My friends Becca (Biloxi, Mississippi) and Carole ("Nawlins", Louisiana) are probably scratching their heads reading this ("What? You need to show people how to devein shrimp? And how to peel shrimp?")
But if you, like me, did not grow up on the Bayou or in some other land of shrimp bounty, you, like me, might be scratching your head wondering how to unsheathe your tasty shrimpies from their shells upon your first encounter with them.
Becca kindly taught me how to peel shrimp, and how to devein shrimp (thank you m'dear). The technique is below. She also informed me that the best shrimp are from the Gulf of Mexico, by the way. And that you should always buy them in the shell.
Watch This Shrimp Peeling Technique
How To Thaw Frozen Shrimp in the Refrigerator
Transfer the shrimp from the freezer to the fridge at least a day or two before using. Put them in a bowl to catch any melting liquid.
How To Quick Thaw Frozen Shrimp
If you're like us and didn't plan ahead, put the shrimp in a bowl and fully cover with cold (not warm) water. Place a small lid or plate in the bowl to keep the shrimp completely submerged. Let sit for 15 to 20 minutes until thawed. Change out the water if the shrimp still isn't thawed after that.
How Long Does Shrimp Last in the Refrigerator?
After you have defrosted your shrimp, store them in the fridge for 1 to 2 days.
Do You Have to Devein All Shrimp?
Removing the vein is a matter of personal preference and taste, not hygiene. It's not harmful to eat.
If the vein is really pronounced—dark or thick—you may want to devein the shrimp for a tidier look. Larger shrimp can also have grittier veins, which can have an unappealing texture. So it's best to devein those guys. But if the veins are not very apparent, or if the shrimp are tiny, there's no need to spend the time tediously removing each vein.
Shrimp Deveining Tools—Worth It?
Depends on how much you love shrimp! If you find yourself having to shell and devein copious amounts of shrimp, by all means, get yourself a shrimp cleaner to make your life easier. However, a paring knife works just as well for deveining and shelling shrimp.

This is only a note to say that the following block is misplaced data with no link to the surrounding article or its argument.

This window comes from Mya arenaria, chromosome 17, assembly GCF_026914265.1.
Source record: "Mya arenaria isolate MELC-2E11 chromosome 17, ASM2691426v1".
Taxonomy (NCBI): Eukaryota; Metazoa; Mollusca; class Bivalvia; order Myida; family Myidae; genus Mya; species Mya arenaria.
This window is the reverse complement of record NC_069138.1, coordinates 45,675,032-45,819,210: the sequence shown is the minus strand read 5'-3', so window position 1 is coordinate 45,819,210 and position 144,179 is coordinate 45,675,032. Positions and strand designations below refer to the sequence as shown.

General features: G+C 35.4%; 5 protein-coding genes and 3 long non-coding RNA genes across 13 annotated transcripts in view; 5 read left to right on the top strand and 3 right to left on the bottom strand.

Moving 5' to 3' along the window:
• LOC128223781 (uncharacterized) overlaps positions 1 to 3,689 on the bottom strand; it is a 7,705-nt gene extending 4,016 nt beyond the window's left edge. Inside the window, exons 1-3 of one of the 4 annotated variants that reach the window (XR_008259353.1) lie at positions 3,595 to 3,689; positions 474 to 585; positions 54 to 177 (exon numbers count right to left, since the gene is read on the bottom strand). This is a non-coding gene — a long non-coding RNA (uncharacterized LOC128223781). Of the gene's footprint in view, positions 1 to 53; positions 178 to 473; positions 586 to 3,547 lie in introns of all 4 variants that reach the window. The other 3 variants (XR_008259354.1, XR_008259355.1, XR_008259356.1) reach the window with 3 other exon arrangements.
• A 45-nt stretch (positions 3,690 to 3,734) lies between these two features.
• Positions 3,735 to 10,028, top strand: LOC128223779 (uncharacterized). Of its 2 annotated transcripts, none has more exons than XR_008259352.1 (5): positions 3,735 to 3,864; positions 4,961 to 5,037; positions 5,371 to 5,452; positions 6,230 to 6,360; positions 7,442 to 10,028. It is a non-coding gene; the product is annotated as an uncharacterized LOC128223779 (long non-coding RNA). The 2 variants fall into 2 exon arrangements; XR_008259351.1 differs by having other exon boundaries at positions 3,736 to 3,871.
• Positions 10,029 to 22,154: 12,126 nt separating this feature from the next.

What to Do with the Leftover Shells?
Shrimp shells make great seafood stock, since they hold much of the flavor of the shrimp. Save the shells in the freezer until you need them. Then, boil them for about 20 minutes to make a quick seafood stock to use in place of water when making a seafood chowder, like this Clam Chowder recipe.
Now That You've Deveined the Shrimp, Try Them in These Recipes!
- Shrimp Cocktail
- Chipotle Lime Bacon-Wrapped Shrimp
- Shrimp Cobb Salad
- Mexican Shrimp Cocktail
- Shrimp Pasta Salad
How to Peel and Devein Shrimp
Shrimp need to be kept cold while you are working with them. Keep them on ice or in ice water as you work. For more about seafood safety, check with the USDA.
1 pound shell-on shrimp
Pull off the head and legs:
Pull off the head (if it is still attached) and the legs.
Remove the shell:
Starting with the head end, pull off the outer shell. Depending on how you intend to present the shrimp, you can keep the last segment of shell and the tail tip on, for decorative purposes. Place shells in a plastic bag, securely closed, and either discard or freeze for making shellfish stock.
Alternatively, you can leave the shell on and use a pair of kitchen scissors to cut along the outer edge of the shrimp's back, cutting the shell so you can get to the vein. The shells hold a lot of flavor. So, there is something to be said for cooking shrimp with their shells on.
Make a slash on the back of the shrimp:
Using a small paring knife, cut along the outer edge of the shrimp's back, about 1/4 inch deep.
Remove and discard the vein:
If you can see it, with your fingers or the tip of your knife, remove and discard the vein that runs right under the surface of the back. If you can't see the vein, don't bother with it.
Return the peeled and deveined shrimp to your bowl of ice or ice water until you are ready to use them.
|Nutrition Facts (per serving)|
|Amount per serving|
|% Daily Value*|
|Total Fat 1g||1%|
|Saturated Fat 0g||1%|
|Total Carbohydrate 1g||0%|
|Dietary Fiber 0g||0%|
|Total Sugars 0g|
|Vitamin C 0mg||0%|
|*The % Daily Value (DV) tells you how much a nutrient in a food serving contributes to a daily diet. 2,000 calories a day is used for general nutrition advice.|